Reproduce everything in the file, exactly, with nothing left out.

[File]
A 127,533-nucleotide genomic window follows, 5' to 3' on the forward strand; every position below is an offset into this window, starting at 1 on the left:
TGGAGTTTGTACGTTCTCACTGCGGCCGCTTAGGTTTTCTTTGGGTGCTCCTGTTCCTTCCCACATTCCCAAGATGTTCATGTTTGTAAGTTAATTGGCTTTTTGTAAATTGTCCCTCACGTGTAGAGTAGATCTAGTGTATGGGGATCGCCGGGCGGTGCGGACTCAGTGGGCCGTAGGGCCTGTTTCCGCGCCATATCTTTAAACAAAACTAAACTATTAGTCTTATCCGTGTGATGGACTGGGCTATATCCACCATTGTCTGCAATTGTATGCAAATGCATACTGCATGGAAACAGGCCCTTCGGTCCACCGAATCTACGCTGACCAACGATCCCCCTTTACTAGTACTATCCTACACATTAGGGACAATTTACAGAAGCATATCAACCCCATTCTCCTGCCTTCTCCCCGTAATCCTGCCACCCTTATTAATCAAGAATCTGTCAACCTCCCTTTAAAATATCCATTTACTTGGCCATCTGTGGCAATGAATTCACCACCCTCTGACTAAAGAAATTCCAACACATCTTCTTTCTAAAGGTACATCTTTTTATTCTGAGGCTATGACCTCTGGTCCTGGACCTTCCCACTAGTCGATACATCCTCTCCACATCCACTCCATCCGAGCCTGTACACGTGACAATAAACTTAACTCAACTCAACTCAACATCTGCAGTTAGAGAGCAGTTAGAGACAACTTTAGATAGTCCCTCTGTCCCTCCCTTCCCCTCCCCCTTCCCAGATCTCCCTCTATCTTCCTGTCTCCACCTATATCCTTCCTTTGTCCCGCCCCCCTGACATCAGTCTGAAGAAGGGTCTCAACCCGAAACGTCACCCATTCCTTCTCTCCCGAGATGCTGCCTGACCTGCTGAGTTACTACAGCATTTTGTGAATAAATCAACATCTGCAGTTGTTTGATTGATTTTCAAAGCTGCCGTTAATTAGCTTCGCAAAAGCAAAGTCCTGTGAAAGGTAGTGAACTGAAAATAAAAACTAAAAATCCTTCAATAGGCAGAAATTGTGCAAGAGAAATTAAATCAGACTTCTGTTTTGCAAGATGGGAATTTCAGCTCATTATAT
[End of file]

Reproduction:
A 127,533-nucleotide genomic window follows, 5' to 3' on the forward strand; every position below is an offset into this window, starting at 1 on the left:
TGGAGTTTGTACGTTCTCACTGCGGCCGCTTAGGTTTTCTTTGGGTGCTCCTGTTCCTTCCCACATTCCCAAGATGTTCATGTTTGTAAGTTAATTGGCTTTTTGTAAATTGTCCCTCACGTGTAGAGTAGATCTAGTGTATGGGGATCGCCGGGCGGTGCGGACTCAGTGGGCCGTAGGGCCTGTTTCCGCGCCATATCTTTAAACAAAACTAAACTATTAGTCTTATCCGTGTGATGGACTGGGCTATATCCACCATTGTCTGCAATTGTATGCAAATGCATACTGCATGGAAACAGGCCCTTCGGTCCACCGAATCTACGCTGACCAACGATCCCCCTTTACTAGTACTATCCTACACATTAGGGACAATTTACAGAAGCATATCAACCCCATTCTCCTGCCTTCTCCCCGTAATCCTGCCACCCTTATTAATCAAGAATCTGTCAACCTCCCTTTAAAATATCCATTTACTTGGCCATCTGTGGCAATGAATTCACCACCCTCTGACTAAAGAAATTCCAACACATCTTCTTTCTAAAGGTACATCTTTTTATTCTGAGGCTATGACCTCTGGTCCTGGACCTTCCCACTAGTCGATACATCCTCTCCACATCCACTCCATCCGAGCCTGTACACGTGACAATAAACTTAACTCAACTCAACTCAACATCTGCAGTTAGAGAGCAGTTAGAGACAACTTTAGATAGTCCCTCTGTCCCTCCCTTCCCCTCCCCCTTCCCAGATCTCCCTCTATCTTCCTGTCTCCACCTATATCCTTCCTTTGTCCCGCCCCCCTGACATCAGTCTGAAGAAGGGTCTCAACCCGAAACGTCACCCATTCCTTCTCTCCCGAGATGCTGCCTGACCTGCTGAGTTACTACAGCATTTTGTGAATAAATCAACATCTGCAGTTGTTTGATTGATTTTCAAAGCTGCCGTTAATTAGCTTCGCAAAAGCAAAGTCCTGTGAAAGGTAGTGAACTGAAAATAAAAACTAAAAATCCTTCAATAGGCAGAAATTGTGCAAGAGAAATTAAATCAGACTTCTGTTTTGCAAGATGGGAATTTCAGCTCATTATAT